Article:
In 2002, Marr stated on Media Watch that conservative newspaper columnist Janet Albrechtsen had misquoted a French psychiatrist, Jean-Jacques Rassial, and claimed that she had done this deliberately to make it look as though violence and gang rape were institutionalised elements of the culture of Muslim youths.[7] Albrechtsen did not deny the misquote, but responded by accusing Media Watch of inherent left-wing bias and of deliberately leading a witch-hunt against contrary views. When the Minister for Communications, Senator Helen Coonan, appointed Albrechtsen to the board of the ABC in February 2005, Marr publicly questioned whether she was qualified for such a position in light of what he described as "breaches of proper conduct as a commentator and as a journalist".[8]

In 2008, Marr was named by Same Same as one of the 25 most influential gay and lesbian Australians for his coverage of the Bill Henson case.[9][10]

Marr has advocated drug law reform and has written candidly about his life experiences: "I've had a lot of fun on drugs ... I've had a lot of marvellous experiences. I've danced a lot. I've had a great time. I'm not ashamed of it. And I don't see what's wrong with it."[11]

Marr announced his resignation from the Sydney Morning Herald on 13 July 2012, saying "People underestimate what a deeply conventional person I am. I'm turning 65 and that feels like the right time to go."[12]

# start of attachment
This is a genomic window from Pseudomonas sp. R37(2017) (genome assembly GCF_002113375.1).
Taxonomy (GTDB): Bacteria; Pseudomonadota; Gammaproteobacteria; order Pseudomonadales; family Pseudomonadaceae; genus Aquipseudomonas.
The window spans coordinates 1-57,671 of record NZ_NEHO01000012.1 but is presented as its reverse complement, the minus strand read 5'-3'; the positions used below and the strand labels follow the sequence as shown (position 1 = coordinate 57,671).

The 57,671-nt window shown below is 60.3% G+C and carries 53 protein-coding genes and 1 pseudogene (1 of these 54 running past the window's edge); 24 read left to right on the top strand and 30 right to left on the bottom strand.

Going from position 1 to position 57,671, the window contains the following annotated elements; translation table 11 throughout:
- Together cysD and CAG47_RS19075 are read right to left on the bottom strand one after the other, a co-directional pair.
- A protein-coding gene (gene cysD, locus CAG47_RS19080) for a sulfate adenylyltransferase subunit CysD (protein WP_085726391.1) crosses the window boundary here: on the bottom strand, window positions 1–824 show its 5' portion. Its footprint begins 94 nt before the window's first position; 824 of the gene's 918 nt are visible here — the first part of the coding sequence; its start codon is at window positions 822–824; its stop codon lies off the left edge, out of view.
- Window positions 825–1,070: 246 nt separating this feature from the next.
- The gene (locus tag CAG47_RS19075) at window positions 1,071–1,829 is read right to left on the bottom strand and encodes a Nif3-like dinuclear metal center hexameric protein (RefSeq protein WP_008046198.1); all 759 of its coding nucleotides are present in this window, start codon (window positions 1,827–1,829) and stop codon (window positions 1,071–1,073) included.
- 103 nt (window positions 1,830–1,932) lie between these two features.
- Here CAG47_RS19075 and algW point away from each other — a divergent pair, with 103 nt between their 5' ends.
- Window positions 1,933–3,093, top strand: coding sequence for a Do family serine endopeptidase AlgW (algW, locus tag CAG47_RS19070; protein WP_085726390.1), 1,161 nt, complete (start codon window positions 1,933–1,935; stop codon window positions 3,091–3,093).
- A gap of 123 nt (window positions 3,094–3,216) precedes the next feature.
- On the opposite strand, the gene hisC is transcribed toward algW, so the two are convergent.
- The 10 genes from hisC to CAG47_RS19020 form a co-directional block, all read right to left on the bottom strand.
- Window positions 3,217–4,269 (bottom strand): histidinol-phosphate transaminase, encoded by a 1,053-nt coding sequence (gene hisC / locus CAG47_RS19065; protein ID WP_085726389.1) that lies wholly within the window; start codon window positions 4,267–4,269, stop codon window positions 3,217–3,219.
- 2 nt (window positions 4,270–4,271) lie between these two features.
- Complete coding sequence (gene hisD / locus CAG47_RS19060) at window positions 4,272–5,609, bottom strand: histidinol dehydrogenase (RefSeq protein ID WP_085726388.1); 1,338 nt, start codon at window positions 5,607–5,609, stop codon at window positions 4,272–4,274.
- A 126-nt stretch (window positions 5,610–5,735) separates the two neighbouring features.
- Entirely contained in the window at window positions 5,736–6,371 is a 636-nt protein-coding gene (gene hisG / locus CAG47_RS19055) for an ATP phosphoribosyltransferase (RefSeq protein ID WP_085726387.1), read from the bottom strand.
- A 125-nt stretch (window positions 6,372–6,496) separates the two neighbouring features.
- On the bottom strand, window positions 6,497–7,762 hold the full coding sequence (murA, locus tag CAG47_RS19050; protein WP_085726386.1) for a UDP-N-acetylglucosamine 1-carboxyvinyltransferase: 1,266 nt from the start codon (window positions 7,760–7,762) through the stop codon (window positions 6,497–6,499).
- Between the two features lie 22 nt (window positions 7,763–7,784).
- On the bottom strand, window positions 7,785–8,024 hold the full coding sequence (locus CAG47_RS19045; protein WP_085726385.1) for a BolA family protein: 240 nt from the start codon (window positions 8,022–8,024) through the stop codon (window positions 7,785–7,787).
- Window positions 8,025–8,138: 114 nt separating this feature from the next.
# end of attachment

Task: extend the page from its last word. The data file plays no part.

However, in April 2013 it was announced that Marr was joining Guardian Australia.[13]

Marr featured prominently in episode 3 of Revelation, ABC's award winning series on clerical abuse in the Catholic Church.

Marr appeared as a semi-regular panellist on the ABC television programs Q&A and Insiders until 2020.


  • 1980 Barwick, Allen & Unwin, ISBN 978-1-86373-269-7
  • 1984 The Ivanov Trail, Nelson, ISBN 978-0-17-006405-7
  • 1991 Patrick White: A Life, Vintage Classics, ISBN 978-1-74166-757-8
  • 2000 The High Price of Heaven
  • Moore, David (2000). Fifty photographs. Introduction by David Marr. Sydney: Chapter & Verse.
  • 2004 Dark Victory (with Marian Wilkinson), ISBN 0-14-300258-9
  • 2007 His Master's Voice: The Corruption of Public Debate under Howard in the Quarterly Essay, Issue 26, ISBN 978-1-86395-405-1
  • 2008 The Henson Case, The Text Publishing Company, ISBN 978-1-921520-03-7
  • 2010 Power Trip: The Political Journey of Kevin Rudd, in the Quarterly Essay, Issue 38 [14][15]
  • 2011 Panic, Black Inc, ISBN 978-1-86395-551-5
  • 2012 Political Animal: The Making of Tony Abbott,[16] in the Quarterly Essay, Issue 47, ISBN 978-1-92187-094-1
  • 2013 The Prince: Faith, Abuse and George Pell, in the Quarterly Essay, Issue 51, ISBN 978-1-86395-405-1